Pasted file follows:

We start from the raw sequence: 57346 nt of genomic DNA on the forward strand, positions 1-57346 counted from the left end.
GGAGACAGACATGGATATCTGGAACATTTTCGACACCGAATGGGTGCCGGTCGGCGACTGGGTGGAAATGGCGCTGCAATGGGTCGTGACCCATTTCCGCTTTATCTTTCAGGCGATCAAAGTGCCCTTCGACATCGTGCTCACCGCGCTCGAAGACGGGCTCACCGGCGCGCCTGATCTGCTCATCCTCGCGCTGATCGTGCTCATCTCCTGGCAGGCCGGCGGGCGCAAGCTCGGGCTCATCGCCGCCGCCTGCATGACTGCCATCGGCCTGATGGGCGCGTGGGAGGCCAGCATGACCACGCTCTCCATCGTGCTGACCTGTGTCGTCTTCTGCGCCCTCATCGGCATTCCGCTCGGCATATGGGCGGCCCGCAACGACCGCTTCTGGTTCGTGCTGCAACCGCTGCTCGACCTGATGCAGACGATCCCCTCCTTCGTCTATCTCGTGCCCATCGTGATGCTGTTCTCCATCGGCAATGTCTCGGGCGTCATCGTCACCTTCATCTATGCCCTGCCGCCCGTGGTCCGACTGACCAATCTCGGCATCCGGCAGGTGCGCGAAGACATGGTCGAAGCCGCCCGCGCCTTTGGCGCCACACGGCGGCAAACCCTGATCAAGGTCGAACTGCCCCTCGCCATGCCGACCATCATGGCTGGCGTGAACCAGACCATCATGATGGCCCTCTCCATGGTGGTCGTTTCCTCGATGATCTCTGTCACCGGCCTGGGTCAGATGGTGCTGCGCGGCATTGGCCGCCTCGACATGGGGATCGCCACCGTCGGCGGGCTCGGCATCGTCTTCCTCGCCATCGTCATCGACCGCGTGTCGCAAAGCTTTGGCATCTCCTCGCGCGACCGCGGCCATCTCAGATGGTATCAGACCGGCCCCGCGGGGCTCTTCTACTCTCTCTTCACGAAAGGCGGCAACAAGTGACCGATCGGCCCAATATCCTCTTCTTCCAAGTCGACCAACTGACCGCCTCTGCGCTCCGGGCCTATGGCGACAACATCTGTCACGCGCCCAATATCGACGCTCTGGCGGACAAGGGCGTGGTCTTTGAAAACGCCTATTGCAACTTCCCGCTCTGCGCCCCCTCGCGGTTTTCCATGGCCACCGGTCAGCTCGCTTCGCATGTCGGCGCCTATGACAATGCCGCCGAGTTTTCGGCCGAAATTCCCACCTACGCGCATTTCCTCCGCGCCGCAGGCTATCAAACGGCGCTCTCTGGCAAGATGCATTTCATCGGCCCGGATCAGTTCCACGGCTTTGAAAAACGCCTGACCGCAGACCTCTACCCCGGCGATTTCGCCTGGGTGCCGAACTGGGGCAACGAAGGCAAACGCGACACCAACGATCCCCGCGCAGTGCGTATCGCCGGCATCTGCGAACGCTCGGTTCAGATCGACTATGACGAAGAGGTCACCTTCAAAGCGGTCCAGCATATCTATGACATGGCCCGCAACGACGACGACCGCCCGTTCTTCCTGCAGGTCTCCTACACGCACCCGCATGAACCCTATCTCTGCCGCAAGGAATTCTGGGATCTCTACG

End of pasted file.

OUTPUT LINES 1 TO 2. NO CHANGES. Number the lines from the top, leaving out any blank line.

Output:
We start from the raw sequence: 57346 nt of genomic DNA on the forward strand, positions 1-57346 counted from the left end.
GGAGACAGACATGGATATCTGGAACATTTTCGACACCGAATGGGTGCCGGTCGGCGACTGGGTGGAAATGGCGCTGCAATGGGTCGTGACCCATTTCCGCTTTATCTTTCAGGCGATCAAAGTGCCCTTCGACATCGTGCTCACCGCGCTCGAAGACGGGCTCACCGGCGCGCCTGATCTGCTCATCCTCGCGCTGATCGTGCTCATCTCCTGGCAGGCCGGCGGGCGCAAGCTCGGGCTCATCGCCGCCGCCTGCATGACTGCCATCGGCCTGATGGGCGCGTGGGAGGCCAGCATGACCACGCTCTCCATCGTGCTGACCTGTGTCGTCTTCTGCGCCCTCATCGGCATTCCGCTCGGCATATGGGCGGCCCGCAACGACCGCTTCTGGTTCGTGCTGCAACCGCTGCTCGACCTGATGCAGACGATCCCCTCCTTCGTCTATCTCGTGCCCATCGTGATGCTGTTCTCCATCGGCAATGTCTCGGGCGTCATCGTCACCTTCATCTATGCCCTGCCGCCCGTGGTCCGACTGACCAATCTCGGCATCCGGCAGGTGCGCGAAGACATGGTCGAAGCCGCCCGCGCCTTTGGCGCCACACGGCGGCAAACCCTGATCAAGGTCGAACTGCCCCTCGCCATGCCGACCATCATGGCTGGCGTGAACCAGACCATCATGATGGCCCTCTCCATGGTGGTCGTTTCCTCGATGATCTCTGTCACCGGCCTGGGTCAGATGGTGCTGCGCGGCATTGGCCGCCTCGACATGGGGATCGCCACCGTCGGCGGGCTCGGCATCGTCTTCCTCGCCATCGTCATCGACCGCGTGTCGCAAAGCTTTGGCATCTCCTCGCGCGACCGCGGCCATCTCAGATGGTATCAGACCGGCCCCGCGGGGCTCTTCTACTCTCTCTTCACGAAAGGCGGCAACAAGTGACCGATCGGCCCAATATCCTCTTCTTCCAAGTCGACCAACTGACCGCCTCTGCGCTCCGGGCCTATGGCGACAACATCTGTCACGCGCCCAATATCGACGCTCTGGCGGACAAGGGCGTGGTCTTTGAAAACGCCTATTGCAACTTCCCGCTCTGCGCCCCCTCGCGGTTTTCCATGGCCACCGGTCAGCTCGCTTCGCATGTCGGCGCCTATGACAATGCCGCCGAGTTTTCGGCCGAAATTCCCACCTACGCGCATTTCCTCCGCGCCGCAGGCTATCAAACGGCGCTCTCTGGCAAGATGCATTTCATCGGCCCGGATCAGTTCCACGGCTTTGAAAAACGCCTGACCGCAGACCTCTACCCCGGCGATTTCGCCTGGGTGCCGAACTGGGGCAACGAAGGCAAACGCGACACCAACGATCCCCGCGCAGTGCGTATCGCCGGCATCTGCGAACGCTCGGTTCAGATCGACTATGACGAAGAGGTCACCTTCAAAGCGGTCCAGCATATCTATGACATGGCCCGCAACGACGACGACCGCCCGTTCTTCCTGCAGGTCTCCTACACGCACCCGCATGAACCCTATCTCTGCCGCAAGGAATTCTGGGATCTCTACG